Hence one can surmise that the nomination to be cardinal is not only by virtue of the person but also by reason of the strategic situation of the diocese.

As a group the three new Asian cardinals together with the cardinals from India, Indonesia, Thailand, and Vietnam would present to the College of Cardinals, and to the universal Church, four different faces of the Church in Asia: a Church of the poor, a Church struggling in many places for religious freedom, a Church committed to interreligious dialogue, and a Church that is engaged in social transformation as a call of the Gospel and of the Kingdom of God.

Of the three new cardinals I have personal knowledge only of Bishop Zen and of Archbishop Rosales. Bishop Zen is a learned prelate, wise and quite pastoral. What impresses me is his courage in speaking out for the political rights of the people and for the freedom of the Church. His experience of teaching in China serves him well, since he has to be a bridge between various Catholic groups in China.

Archbishop Rosales is a very humble, quiet, solidly spiritual person. He is close to the poor. His experience as a bishop in Bukidnon (in the southern Philippines) with Basic Ecclesial Communities and their engagement with society, particularly with ecological issues, explains his strong advocacy of the poor and of social change through the values of the Gospel.

The qualities they both exhibit flow, I believe, from their closeness to Jesus, the Good Shepherd. Their interests, their pastoral experiences and their priestly qualities would surely contribute towards a "catholicity" of leadership qualities in the College of Cardinals.


Support UCA News...

As 2020 unfolds, we are asking readers like you to help us keep Union of Catholic Asian News (UCA News) free so it can be accessed from anywhere in the world at no cost.

That has been our policy for years and was made possible by donations from European Catholic funding agencies. However, like the Church in Europe, these agencies are in decline and the immediate and urgent claims on their funds for humanitarian emergencies in Africa and parts of Asia mean there is much less to distribute than there was even a decade ago.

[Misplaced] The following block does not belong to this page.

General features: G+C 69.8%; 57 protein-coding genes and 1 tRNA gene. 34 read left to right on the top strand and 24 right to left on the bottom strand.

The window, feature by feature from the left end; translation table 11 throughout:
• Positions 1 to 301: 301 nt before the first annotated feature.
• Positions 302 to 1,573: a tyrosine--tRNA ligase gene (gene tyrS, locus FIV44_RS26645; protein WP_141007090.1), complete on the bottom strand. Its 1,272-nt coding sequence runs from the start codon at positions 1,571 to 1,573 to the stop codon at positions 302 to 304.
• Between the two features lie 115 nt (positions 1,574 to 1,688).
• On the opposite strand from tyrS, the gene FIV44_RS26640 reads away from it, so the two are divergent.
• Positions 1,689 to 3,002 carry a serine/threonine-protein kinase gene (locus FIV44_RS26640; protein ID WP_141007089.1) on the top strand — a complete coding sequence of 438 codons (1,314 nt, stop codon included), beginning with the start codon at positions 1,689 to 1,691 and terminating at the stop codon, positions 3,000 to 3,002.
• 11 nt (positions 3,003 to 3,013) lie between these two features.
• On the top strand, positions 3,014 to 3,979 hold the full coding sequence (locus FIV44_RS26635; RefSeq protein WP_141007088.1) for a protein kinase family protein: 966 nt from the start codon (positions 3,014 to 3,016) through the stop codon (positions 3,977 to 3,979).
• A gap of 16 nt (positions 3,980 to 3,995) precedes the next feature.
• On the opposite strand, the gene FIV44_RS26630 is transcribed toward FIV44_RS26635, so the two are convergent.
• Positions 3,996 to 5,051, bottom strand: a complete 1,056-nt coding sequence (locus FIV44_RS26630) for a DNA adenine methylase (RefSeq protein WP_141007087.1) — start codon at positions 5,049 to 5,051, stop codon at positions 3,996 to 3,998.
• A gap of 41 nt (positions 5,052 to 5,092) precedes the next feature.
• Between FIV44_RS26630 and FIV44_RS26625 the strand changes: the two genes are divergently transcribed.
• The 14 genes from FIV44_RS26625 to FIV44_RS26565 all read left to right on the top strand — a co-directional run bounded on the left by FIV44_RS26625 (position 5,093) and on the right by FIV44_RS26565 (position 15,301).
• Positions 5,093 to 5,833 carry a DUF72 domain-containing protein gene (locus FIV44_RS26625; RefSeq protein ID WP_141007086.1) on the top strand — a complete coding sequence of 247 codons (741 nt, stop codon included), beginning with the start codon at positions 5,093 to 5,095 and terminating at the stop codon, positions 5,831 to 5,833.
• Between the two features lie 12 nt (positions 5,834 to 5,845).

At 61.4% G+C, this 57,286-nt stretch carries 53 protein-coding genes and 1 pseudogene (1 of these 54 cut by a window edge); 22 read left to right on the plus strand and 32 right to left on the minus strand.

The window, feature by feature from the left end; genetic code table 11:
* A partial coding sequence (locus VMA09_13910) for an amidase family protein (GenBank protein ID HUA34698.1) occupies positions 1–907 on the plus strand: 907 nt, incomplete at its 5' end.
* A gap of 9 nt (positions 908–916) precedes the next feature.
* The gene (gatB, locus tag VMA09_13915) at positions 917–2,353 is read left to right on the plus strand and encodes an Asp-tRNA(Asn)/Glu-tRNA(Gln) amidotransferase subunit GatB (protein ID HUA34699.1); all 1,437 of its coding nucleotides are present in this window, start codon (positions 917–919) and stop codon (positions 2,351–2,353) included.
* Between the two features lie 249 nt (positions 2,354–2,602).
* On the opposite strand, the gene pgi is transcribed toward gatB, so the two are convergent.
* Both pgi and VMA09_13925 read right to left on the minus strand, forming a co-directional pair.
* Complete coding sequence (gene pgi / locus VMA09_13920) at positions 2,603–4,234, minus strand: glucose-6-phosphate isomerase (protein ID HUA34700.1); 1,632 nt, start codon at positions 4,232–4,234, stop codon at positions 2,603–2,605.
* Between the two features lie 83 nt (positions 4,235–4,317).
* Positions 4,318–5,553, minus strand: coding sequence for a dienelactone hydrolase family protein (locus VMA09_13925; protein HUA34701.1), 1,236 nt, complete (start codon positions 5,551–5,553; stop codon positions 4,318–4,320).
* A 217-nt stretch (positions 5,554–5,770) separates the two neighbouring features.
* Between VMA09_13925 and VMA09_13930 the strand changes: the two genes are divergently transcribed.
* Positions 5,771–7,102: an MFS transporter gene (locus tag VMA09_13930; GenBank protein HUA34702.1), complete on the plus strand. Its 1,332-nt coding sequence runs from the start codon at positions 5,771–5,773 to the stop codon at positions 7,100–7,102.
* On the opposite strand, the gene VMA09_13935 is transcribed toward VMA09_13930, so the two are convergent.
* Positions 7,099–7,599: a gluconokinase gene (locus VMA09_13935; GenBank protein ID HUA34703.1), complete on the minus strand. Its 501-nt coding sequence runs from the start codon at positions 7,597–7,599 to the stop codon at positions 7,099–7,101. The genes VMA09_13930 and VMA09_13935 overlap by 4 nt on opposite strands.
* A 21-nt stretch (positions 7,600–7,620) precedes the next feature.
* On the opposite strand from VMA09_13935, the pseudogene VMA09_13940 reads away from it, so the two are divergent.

Forty years ago, when UCA News was founded, Asia was a very different place - many poor and underdeveloped countries with large populations to feed, political instability and economies too often poised on the edge of collapse. Today, Asia is the economic engine room of the world and funding agencies quite rightly look to UCA News to do more to fund itself.

UCA News has a unique product developed from a view of the world and the Church through informed Catholic eyes. Our journalistic standards are as high as any in the quality press; our focus is particularly on a fast-growing part of the world - Asia - where, in some countries the Church is growing faster than pastoral resources can respond to - South Korea, Vietnam and India to name just three.

And UCA News has the advantage of having in its ranks local reporters that cover 22 countries and experienced native English-speaking editors to render stories that are informative, informed and perceptive.

We report from the ground where other news services simply can't or won't go. We report the stories of local people and their experiences in a way that Western news outlets simply don't have the resources to reach. And we report on the emerging life of new Churches in old lands where being a Catholic can at times be very dangerous.

With dwindling support from funding partners in Europe and the USA, we need to call on the support of those who benefit from our work.

Click here to find out the ways you can support UCA News. You can make a difference for as little as US$5...
UCAN Donate
Thank you. You are now signed up to our Daily Full Bulletin newsletter
UCA News Catholic Dioceses in Asia
UCA News Catholic Dioceses in Asia
UCA News Catholic Dioceses in Asia